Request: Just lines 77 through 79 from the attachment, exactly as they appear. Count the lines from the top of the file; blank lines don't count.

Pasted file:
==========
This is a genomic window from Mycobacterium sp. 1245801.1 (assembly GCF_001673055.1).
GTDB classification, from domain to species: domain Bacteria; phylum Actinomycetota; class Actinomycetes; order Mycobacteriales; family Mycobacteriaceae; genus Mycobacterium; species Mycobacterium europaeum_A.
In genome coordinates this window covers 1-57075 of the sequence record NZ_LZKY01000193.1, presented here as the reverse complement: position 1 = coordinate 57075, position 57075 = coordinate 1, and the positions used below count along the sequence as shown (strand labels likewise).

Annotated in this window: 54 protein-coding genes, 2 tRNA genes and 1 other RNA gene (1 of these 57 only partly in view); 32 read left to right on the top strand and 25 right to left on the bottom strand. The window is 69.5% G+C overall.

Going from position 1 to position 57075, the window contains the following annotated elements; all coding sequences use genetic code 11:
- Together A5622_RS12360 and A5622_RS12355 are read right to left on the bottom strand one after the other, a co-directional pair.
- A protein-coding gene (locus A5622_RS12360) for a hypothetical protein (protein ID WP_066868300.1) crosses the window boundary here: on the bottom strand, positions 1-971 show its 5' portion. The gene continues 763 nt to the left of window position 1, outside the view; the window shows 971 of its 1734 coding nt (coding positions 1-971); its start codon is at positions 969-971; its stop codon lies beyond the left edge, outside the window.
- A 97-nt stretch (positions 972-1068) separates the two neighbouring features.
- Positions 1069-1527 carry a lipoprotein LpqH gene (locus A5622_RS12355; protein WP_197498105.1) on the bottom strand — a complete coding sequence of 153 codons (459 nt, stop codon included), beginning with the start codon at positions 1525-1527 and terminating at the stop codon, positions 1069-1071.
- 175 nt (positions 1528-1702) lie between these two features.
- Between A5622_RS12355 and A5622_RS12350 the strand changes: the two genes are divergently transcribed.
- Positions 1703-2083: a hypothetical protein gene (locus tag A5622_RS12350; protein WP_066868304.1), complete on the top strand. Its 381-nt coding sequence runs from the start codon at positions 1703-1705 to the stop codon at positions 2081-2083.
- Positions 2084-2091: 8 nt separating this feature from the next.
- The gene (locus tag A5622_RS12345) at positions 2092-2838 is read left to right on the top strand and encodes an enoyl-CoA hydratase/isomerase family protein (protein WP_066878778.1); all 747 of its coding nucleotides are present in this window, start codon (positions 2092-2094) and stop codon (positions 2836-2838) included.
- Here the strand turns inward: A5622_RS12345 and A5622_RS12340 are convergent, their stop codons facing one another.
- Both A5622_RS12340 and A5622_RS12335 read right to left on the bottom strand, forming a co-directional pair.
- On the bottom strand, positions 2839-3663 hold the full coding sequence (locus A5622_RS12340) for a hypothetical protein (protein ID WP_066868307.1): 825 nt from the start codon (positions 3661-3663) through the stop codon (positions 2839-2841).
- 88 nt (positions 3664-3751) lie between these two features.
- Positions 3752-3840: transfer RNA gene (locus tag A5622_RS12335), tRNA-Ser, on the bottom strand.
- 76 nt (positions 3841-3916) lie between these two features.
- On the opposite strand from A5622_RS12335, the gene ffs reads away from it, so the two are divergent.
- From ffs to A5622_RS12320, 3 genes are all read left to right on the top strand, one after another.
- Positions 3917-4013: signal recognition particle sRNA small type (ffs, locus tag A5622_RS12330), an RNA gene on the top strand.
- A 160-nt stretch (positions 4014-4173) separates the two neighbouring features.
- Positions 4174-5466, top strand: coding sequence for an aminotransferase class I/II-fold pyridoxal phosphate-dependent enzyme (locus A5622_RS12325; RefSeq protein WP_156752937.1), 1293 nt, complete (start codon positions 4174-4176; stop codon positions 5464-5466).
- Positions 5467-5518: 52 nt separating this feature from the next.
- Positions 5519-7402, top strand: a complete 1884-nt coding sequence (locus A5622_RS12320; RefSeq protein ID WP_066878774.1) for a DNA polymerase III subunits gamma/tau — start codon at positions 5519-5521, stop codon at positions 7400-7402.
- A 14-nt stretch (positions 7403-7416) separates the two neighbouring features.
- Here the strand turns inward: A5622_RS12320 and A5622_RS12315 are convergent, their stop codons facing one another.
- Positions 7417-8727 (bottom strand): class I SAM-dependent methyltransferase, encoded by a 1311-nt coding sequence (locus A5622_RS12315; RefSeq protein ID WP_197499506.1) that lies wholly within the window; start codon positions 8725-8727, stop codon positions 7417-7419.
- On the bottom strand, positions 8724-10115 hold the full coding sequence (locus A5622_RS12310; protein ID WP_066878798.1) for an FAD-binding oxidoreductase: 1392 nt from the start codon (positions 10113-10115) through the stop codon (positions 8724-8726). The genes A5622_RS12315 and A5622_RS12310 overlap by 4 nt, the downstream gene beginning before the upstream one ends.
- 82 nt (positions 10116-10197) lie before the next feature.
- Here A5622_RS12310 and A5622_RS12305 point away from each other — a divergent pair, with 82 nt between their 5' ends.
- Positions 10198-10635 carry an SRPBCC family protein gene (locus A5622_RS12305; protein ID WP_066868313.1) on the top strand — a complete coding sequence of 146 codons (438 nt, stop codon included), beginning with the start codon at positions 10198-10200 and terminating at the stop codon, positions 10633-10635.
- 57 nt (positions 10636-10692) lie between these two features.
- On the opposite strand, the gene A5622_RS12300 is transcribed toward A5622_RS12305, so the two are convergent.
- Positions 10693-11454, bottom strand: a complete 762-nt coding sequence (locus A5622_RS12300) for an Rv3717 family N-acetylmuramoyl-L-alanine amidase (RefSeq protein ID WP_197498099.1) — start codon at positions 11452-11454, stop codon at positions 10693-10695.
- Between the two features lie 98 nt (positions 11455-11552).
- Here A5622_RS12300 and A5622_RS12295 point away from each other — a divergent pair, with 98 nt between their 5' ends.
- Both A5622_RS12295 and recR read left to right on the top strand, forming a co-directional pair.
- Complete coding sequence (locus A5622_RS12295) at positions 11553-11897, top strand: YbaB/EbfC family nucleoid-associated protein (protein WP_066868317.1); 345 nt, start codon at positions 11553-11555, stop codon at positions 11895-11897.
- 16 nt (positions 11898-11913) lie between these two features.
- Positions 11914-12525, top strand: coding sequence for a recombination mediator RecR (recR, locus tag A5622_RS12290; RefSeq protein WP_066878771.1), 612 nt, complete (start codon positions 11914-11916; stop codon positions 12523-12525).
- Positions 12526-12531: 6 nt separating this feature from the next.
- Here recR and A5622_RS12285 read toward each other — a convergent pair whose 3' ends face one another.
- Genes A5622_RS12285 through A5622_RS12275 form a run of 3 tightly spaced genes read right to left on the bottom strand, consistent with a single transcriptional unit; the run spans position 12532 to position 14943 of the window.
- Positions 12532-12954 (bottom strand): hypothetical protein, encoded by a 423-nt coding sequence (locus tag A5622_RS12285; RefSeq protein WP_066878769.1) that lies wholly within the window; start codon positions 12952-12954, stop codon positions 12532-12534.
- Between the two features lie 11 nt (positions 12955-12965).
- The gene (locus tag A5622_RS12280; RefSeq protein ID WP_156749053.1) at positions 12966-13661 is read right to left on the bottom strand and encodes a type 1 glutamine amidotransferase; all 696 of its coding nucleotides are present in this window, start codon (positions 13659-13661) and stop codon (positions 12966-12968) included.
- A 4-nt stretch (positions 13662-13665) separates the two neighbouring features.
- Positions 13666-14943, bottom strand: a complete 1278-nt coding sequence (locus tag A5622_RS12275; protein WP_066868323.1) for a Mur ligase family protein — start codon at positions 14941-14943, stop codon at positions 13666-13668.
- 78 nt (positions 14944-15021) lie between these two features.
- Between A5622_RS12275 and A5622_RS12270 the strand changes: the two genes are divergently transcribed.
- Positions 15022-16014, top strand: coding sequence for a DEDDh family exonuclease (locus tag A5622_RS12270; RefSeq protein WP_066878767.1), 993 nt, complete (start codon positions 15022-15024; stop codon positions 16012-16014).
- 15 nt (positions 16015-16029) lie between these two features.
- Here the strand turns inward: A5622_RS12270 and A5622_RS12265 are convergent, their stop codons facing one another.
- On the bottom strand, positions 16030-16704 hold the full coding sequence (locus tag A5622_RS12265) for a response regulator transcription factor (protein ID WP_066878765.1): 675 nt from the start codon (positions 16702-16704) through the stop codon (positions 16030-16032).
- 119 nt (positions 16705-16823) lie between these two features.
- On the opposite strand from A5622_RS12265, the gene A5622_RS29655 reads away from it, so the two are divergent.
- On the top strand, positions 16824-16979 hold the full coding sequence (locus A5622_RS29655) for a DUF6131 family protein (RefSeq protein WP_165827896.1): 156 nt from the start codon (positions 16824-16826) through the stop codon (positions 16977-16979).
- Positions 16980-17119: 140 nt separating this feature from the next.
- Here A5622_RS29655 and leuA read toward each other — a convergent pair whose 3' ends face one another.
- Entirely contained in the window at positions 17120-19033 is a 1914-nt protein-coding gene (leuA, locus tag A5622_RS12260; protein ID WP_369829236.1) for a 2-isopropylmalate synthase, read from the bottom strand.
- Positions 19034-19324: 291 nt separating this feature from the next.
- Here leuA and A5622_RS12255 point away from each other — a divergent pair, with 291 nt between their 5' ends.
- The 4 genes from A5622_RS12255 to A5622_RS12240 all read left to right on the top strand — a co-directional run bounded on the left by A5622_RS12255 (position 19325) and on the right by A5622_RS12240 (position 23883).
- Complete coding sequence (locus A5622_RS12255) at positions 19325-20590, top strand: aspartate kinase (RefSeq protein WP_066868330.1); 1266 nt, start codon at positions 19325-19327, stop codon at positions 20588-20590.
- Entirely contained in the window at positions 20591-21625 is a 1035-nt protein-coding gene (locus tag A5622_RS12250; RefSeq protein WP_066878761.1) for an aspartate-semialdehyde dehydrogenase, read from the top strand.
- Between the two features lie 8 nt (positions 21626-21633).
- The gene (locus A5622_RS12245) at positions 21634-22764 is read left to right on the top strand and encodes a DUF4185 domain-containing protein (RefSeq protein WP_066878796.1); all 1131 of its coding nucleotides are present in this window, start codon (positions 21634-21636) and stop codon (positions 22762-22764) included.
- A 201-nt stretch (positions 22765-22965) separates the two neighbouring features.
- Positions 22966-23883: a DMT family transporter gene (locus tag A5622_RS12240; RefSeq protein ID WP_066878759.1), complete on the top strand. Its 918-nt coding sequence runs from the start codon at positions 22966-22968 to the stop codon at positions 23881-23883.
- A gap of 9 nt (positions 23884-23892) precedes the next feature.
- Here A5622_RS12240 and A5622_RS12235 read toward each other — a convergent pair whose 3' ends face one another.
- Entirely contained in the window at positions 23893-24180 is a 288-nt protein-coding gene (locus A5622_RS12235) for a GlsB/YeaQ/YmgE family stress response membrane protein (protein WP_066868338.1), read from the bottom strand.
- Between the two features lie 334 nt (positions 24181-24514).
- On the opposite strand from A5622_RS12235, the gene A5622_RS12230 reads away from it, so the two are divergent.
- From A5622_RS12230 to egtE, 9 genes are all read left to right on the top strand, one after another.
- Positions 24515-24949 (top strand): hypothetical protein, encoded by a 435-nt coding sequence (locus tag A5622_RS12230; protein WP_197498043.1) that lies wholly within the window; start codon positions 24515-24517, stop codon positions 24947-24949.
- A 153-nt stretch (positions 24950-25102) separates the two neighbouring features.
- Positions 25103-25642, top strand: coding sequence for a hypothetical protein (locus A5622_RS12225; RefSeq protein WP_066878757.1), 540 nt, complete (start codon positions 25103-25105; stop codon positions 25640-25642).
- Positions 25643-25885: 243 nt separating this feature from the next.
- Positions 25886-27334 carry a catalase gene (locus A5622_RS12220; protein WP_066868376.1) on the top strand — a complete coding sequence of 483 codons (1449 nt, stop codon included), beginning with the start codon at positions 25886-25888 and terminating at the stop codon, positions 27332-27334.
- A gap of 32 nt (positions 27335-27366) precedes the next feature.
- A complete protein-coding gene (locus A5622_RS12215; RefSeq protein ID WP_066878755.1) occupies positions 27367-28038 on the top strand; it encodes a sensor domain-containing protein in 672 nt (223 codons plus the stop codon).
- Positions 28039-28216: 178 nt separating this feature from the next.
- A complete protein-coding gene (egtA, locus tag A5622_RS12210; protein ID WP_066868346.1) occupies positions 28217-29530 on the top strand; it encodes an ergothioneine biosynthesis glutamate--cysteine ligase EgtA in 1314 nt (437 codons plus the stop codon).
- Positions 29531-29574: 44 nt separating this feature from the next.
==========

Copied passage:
- On the opposite strand from A5622_RS12235, the gene A5622_RS12230 reads away from it, so the two are divergent.
- From A5622_RS12230 to egtE, 9 genes are all read left to right on the top strand, one after another.
- Positions 24515-24949 (top strand): hypothetical protein, encoded by a 435-nt coding sequence (locus tag A5622_RS12230; protein WP_197498043.1) that lies wholly within the window; start codon positions 24515-24517, stop codon positions 24947-24949.